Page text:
In his latest Bloomberg column, Noah Smith, inspired by Larry Summers, argues that offshoring production led to the current shortage of medical masks and equipment in the face of the coronavirus.
In response, the Cato Institute’s Simon Lester argues that the simple evidence of a shortage does not mean that free trade is a problem:
So is Noah right that offshoring is to blame here? No. Every country needs to have a plan for ensuring that it can get medical equipment when it needs it. But it’s costly and risky to seek self‐sufficiency in this production, and it’s better for everyone to maintain a cooperative international approach to making these products.
Simon is right, of course, but there’s one point missing. The answer to Noah Smith’s/Larry Summers’ original question (“Why can’t the greatest economy in the history of the world produce swabs, face masks and ventilators in adequate supply?”) is that we did indeed have an adequate supply. Until a few weeks ago everyone who wanted a mask could get one. The real question is: Why can’t we suddenly switch production and churn out millions of masks a day in the face of an unanticipated calamity? The answer to that is not offshoring, but regulation. This isn’t really a trade question at all, I think.
Here’s Cato’s Paul Matzko helpfully breaking down the FDA guidance that will apply to anyone thinking of switching to producing medical equipment. These are massive hurdles for new suppliers to jump over. The cost of them alone is enough that potential suppliers even in normal circumstances will be looking to save costs elsewhere. Offshoring may be as much a result of regulation as anything else.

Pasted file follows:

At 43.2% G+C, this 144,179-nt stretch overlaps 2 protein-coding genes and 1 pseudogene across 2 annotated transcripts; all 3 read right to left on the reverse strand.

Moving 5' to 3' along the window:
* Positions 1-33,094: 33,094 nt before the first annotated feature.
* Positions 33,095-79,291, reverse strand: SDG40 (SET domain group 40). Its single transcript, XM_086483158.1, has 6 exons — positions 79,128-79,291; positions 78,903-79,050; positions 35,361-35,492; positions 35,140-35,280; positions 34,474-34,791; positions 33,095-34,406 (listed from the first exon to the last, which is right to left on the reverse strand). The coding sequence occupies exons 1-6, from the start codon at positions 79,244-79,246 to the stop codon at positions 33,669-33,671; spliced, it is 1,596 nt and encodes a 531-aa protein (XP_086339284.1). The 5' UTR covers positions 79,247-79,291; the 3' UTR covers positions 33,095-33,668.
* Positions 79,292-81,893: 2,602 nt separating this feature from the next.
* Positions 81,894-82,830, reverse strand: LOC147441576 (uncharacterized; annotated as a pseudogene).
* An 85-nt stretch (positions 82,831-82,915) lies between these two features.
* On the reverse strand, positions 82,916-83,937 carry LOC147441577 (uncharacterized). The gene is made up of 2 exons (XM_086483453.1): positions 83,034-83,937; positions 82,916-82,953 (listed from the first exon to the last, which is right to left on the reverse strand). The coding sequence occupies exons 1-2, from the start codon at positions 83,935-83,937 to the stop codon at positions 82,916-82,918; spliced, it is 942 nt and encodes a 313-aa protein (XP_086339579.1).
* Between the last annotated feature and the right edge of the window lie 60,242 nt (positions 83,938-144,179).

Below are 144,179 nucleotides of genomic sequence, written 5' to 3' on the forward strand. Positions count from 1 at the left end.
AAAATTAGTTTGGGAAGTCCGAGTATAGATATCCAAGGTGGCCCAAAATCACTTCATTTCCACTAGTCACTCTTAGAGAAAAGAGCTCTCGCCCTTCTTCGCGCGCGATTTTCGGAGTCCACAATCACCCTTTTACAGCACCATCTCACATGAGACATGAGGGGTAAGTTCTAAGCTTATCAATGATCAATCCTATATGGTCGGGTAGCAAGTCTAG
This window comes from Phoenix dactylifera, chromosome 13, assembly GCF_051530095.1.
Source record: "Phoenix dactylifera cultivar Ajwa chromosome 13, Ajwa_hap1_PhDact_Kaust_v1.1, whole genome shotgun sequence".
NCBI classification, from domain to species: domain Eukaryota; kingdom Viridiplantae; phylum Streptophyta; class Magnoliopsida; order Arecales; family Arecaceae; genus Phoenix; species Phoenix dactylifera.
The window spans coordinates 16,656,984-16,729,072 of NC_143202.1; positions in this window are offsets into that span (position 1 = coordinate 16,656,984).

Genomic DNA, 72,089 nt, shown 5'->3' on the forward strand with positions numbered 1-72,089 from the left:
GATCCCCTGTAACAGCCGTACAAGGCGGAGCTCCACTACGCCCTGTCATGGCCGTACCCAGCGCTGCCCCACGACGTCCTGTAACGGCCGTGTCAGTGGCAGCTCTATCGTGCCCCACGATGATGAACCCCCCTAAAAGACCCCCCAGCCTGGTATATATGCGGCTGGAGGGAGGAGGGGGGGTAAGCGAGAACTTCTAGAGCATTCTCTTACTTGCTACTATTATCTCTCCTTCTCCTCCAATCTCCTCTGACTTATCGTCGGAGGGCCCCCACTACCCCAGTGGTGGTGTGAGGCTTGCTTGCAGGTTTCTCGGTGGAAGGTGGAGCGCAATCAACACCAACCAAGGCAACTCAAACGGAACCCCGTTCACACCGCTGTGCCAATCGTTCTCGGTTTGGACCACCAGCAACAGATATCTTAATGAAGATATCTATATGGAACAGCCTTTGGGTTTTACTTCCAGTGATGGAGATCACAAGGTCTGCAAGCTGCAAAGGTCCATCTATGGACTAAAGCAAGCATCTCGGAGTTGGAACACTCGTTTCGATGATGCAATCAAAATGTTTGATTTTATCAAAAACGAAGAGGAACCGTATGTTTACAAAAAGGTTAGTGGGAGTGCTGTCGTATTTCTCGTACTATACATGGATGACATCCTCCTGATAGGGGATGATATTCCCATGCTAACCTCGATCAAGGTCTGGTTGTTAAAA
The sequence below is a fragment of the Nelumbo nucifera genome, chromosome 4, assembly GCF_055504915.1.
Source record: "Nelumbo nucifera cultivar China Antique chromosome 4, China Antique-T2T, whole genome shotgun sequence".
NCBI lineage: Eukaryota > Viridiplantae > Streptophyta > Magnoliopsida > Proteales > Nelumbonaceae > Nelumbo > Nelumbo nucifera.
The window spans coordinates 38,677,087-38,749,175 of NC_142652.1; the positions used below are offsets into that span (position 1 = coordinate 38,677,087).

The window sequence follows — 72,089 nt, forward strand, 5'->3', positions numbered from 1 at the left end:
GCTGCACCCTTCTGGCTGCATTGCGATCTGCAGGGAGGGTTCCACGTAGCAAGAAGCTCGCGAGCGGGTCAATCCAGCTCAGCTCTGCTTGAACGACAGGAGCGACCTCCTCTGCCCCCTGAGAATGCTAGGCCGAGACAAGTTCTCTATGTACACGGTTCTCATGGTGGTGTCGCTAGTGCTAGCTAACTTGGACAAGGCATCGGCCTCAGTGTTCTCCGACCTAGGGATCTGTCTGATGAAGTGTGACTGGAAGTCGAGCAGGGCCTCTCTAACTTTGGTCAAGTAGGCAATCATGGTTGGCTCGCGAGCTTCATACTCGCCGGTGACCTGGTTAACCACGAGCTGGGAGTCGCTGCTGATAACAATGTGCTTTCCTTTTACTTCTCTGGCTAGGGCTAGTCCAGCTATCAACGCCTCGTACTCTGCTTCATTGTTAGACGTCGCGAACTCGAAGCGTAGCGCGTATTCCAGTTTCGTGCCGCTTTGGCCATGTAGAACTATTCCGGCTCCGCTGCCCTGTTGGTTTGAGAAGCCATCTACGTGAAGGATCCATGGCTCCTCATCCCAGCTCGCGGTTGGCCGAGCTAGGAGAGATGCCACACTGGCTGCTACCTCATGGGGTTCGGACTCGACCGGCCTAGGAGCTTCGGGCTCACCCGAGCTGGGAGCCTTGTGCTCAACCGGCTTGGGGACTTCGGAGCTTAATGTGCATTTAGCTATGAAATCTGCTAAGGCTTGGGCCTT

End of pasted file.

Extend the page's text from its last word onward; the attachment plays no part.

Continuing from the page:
More importantly, right now the regulatory guidance is the biggest barrier to domestic factories switching production. The market has signaled demand and suppliers would be racing to meet it— absent these regulatory barriers.
Now technically, this guidance isn’t binding. If you believe that your lawyers will tell you to ignore it, I have a bridge you might be interested in.
To take Simon’s point further, it might be that our best plan for a resilient society is to have multiple sources for production in the event of disaster (what happens if American factory workers start falling victim to the virus?) but the regulations stand as a nontariff barrier to us trading for the supply.
Moreover, trade restrictions hinder adapting to the new demand. If manufacturers abroad can scale up quicker than ones here, our doctors and patients should still be allowed to have needed equipment. Mutual recognition of standards can solve that problem quickly.
The debate over trade and offshoring in the face of the pandemic is misplaced. The debate should be about regulation.